Any good books on European history

I like history a lot, the problem is that the historical books I always read about are American history. I always wanted to study Medieval Europe the most, mostly the Templars.

I would like to read any book about European history, both medieval times to modern European times.

Some topics I would enjoy reading
The Templars
Any medieval European Period
War books on European history
Modern History

I don’t have time at the moment to list out my recommendations, but I will say that finding good books on the Templars is going to be very difficult as much of the scholarship that surrounds the order is (basically) untrue (due to few sources and to remnants of the persecution of the order by Philip IV).

-Byrnwiga

P.S. I recommend the author, Christopher Dawson.

If I can recommend a blog that has frequent reviews of books on medieval history, check out armariummagnus.blogspot.com/. It features (very) in-depth reviews of books on Medieval History. The blogger is an avowed atheist, yet is surprisingly supportive of the Church and its positive impact on medieval history, and frequently calls out his fellow atheists for their misstatements of fact.

Thomas Cahill’s How the Irish Saved Civilization" is an accessible and interesting read.
You might also want to read some of the books describing monastic rules (such as Tee Rule of st. Benedict)… Sometimes the primary texts are the most interesting way to get into history: Ecclesiastical History of the English People by the Venerable Bede might intrigue you. For an alternative entry point into the Napoleonic Wars, you might read War and Peace by Tolstoy- either on its own, or in combination with a standard history book. All Quiet on the Western Front is a classic piece of literature dealing with WWI.
If your preference runs to standard history books, I’ve always appreciated John Keegan’s work on WWII.
Happy Reading!

Well everyone thanks for replies. Any more reccomendations would be nice:)

My sister has all quiet on the western from I might ask her if I can borrow it. War and peace is another book I would enjoy reading.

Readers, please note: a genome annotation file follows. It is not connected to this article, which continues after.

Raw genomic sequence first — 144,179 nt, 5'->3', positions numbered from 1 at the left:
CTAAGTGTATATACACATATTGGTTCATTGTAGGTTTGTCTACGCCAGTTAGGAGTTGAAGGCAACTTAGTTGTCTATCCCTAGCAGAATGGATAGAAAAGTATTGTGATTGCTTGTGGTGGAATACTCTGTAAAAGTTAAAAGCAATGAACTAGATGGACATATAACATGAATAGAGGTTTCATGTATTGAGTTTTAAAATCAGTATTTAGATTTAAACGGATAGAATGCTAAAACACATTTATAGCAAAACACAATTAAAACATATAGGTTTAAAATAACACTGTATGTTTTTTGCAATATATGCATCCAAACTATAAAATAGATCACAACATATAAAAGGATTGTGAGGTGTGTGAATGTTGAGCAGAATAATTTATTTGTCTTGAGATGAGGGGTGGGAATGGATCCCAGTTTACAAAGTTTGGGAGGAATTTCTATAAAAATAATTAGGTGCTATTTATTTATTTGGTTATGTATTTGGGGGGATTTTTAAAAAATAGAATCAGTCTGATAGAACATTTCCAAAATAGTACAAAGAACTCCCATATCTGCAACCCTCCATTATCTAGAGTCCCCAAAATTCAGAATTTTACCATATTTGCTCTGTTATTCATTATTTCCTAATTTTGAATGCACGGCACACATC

Has anyone read A Distant Mirror by Barbara Tuchman? I know it was widely praised 30 years ago when it was released and that it won the (US) National Book Award.

Here is a short synposis, from Amazon.com

In A Distant Mirror, historian Barbara Tuchman reveals in harrowing detail a “tortured century” with parallels to our own. People in the fourteenth century were subjected to natural and man-made disasters, including the Hundred Years’ War, the Crusades, insurrection, lawlessness, the Schism of the Church, massacres of Jewish people, and the Black Death, which claimed the lives of nearly half the population living between India and Iceland. Barbara Tuchman introduces a nobleman, Enguerrand de Coucy (1340-1397), a “whole man in a fractured time,” who takes the reader through the century and gives a personalized context through which to understand the events and attitudes of the day. A Distant Mirror goes beyond recording facts to analyze the psychology of the age as it follows Enguerrand from one battle to the next, observing how bankruptcies, crop failures, revolts, and plagues effectively forced people apart so that “emotional response, dulled by horrors, underwent a kind of atrophy…” Suggesting that the “relative emotional blankness of a medieval infancy may account for the casual attitude toward life and suffering,” she illustrates the discrepancy between the ideal and the real apparent in upper-class traditions of chivalry, in the practice of Christianity, and in the impossible regulations imposed on nobles, priests, and commoners alike. Pessimism inevitably resulted, for “man had lost confidence in his capacity to construct a good society.” This fascinating portrayal of a tumultuous time provides insights into the present and hope for the future.